• it had the benefit of cover under the policy to the same extent as RFU;

  • RFU could not claim against Conway for alleged losses that were covered by the policy; and

  • RSA were not able to make a subrogated claim against Conway to cover the cost of the cables.

These arguments were made on the basis that:

  1. RFU had the necessary authority to procure the project policy on the basis that Conway would be jointly insured alongside RFU and to the same extent as RFU; and

  2. the project policy and the JCT Contract were to be read together and established that Conway was to be insured to the same extent as RFU.

Considerations for the court

The question for the court therefore was whether:

  • Conway’s insurance under the policy was limited to the extent of the cover that was required under Option C of the JCT Contract, which would mean that Conway was not co-insured for the relevant loss and RSA could make a subrogation claim, or

  • Conway’s cover under the policy was fully co-extensive with RFU’s and so covered the losses for which RFU was indemnified for under the policy. This would mean that Conway would be entitled to the benefit of the waiver of subrogation and RSA could not pursue their claim.

Court decides JCT Contract did not permit the contractor to be fully co-insured

In making his judgement, The Honourable Mr Justice Eyre decided that Conway and RFU were not co-insured for the same loss and therefore RSA could bring a subrogation claim against Conway for the cost of replacing the cables. This was on the basis the cost of rectifying damage caused by Conway’s own defective works was excluded from the insurance policy, as it had been excluded under the JCT Contract. Conway found itself on the receiving end of a substantial claim, for which it was not insured under the project policy (even though it had expected to be covered for such risks).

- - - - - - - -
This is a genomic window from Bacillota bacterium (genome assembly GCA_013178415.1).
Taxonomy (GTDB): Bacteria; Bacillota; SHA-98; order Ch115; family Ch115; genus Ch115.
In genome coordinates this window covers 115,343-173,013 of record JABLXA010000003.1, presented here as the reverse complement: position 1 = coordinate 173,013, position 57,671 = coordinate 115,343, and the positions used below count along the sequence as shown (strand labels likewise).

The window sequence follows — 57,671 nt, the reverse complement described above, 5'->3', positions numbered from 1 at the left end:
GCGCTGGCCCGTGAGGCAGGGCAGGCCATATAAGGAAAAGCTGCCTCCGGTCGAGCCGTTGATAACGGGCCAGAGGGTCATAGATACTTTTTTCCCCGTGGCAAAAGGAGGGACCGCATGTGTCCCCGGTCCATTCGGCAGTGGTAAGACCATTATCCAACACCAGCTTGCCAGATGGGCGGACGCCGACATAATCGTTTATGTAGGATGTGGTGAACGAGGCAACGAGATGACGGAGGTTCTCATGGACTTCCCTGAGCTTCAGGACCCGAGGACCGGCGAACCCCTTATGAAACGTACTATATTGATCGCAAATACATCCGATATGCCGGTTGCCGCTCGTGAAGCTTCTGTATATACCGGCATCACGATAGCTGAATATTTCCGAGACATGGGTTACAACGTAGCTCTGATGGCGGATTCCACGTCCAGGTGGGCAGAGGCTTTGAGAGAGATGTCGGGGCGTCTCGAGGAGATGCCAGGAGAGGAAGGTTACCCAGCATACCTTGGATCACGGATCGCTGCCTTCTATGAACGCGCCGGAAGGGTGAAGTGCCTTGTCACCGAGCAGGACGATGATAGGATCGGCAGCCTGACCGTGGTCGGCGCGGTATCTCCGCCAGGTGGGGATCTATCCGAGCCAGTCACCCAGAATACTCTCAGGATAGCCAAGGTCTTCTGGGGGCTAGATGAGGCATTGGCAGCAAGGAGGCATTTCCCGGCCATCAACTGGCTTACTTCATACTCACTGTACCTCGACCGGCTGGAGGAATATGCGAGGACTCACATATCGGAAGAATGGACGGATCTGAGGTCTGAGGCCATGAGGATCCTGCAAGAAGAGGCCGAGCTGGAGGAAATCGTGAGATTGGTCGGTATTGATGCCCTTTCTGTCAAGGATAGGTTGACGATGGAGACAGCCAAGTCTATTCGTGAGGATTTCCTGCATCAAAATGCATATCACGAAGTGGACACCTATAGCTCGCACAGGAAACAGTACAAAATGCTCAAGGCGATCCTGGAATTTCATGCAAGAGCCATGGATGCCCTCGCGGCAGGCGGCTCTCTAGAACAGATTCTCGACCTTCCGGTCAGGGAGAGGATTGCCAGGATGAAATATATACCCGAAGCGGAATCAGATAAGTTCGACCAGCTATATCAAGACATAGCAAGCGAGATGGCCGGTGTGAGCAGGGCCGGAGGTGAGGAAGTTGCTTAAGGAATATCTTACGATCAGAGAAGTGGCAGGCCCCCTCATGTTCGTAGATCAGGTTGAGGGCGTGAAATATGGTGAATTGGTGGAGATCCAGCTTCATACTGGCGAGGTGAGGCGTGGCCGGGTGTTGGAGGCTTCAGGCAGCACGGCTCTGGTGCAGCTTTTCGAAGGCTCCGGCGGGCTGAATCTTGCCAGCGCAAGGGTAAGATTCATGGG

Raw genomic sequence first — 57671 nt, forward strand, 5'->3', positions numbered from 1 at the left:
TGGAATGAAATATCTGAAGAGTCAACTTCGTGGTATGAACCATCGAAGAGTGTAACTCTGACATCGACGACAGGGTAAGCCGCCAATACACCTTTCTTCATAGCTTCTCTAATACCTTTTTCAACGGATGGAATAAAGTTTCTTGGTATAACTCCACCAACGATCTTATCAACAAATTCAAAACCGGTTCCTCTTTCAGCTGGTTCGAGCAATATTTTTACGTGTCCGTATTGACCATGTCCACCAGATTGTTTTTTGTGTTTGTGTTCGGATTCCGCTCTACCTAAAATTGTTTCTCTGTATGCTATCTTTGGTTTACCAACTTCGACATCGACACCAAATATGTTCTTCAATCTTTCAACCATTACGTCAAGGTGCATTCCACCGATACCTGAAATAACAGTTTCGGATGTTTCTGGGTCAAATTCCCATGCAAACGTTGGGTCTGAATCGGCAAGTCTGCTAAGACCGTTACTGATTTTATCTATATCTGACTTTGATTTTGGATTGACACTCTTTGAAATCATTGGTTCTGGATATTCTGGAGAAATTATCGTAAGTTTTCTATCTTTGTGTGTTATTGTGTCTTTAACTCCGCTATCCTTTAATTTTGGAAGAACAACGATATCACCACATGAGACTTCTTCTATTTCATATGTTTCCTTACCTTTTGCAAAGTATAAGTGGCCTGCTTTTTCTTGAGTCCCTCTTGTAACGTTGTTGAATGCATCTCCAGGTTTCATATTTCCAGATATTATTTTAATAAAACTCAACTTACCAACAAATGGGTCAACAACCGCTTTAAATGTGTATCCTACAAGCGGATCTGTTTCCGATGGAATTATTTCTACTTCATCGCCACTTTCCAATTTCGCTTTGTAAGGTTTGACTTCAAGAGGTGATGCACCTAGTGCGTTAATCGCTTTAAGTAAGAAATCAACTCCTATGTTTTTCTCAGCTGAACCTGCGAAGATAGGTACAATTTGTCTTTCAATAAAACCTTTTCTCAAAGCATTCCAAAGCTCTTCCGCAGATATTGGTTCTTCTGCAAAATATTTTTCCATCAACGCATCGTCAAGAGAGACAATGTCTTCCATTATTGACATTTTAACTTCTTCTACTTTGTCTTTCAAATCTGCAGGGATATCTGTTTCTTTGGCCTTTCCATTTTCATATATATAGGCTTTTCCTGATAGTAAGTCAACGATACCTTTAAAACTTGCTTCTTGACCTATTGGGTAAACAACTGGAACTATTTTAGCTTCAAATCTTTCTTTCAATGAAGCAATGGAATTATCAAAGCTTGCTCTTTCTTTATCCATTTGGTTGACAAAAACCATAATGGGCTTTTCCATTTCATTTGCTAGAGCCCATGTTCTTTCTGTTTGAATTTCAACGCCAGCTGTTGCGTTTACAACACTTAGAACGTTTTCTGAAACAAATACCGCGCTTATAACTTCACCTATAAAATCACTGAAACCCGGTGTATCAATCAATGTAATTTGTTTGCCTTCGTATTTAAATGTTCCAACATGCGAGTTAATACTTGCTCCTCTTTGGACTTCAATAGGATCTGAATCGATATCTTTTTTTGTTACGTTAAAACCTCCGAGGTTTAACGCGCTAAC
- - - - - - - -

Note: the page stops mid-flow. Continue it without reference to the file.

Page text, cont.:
This was decided on the basis that the JCT Contract only required RFU to procure insurance to the extent of Option C (i.e. all risks insurance) and this did not include a requirement upon RFU to take out public liability insurance for Conway, which Conway, as the Contractor, remained responsible for under the JCT Contract.

The court considered how, and the extent to which, a party becomes an insured party to a policy which is arranged by a third party. This is a common scenario where an employer is taking out a project policy which purportedly covers all sub-contractors as insured parties. The court concluded that either:

  1. a project policy is deemed to be a standing offer from insurers to insure sub-contractors, which can be accepted upon execution of a sub-contract (although the offer could also be rejected depending on the terms of the sub-contract); or

  2.  the underlying contract may have provided authority from the sub-contractor to the employer to take out a policy on its behalf.

On the facts, the judge concluded that, “If the parties had been contracting on the footing that recourse to the insurance would be the sole avenue for redress for damage of the kind which occurred then further amendments to the standard JCT contract could have been made so as to provide for that in clear and express terms.”

For that reason, it was found that RFU did not have the authority to procure the insurance on behalf of Conway beyond what was required under Option C within the JCT Contract. Therefore, even though both Conway and RFU were co-insured under the same project policy, the cover for Conway was limited to what was envisaged under the JCT Contract.

Lessons learnt

This was a preliminary issues trial, but the case may prove to be a costly mishap for a contractor who believed that they were fully insured under the project policy,

This shows that reliance on project policies should be exercised with care, so that the parties are fully aware of the level of coverage offered. Further, great care should be taken when preparing the insurance provisions in contracts as these will inform the extent of cover. If the parties do intend for such cover to be more extensive than typically envisaged under a JCT contract then the contract should be amended to reflect this and to provide the employer with the required authority to procure the insurance for the contractor’s benefit.

[2022] EWHC 956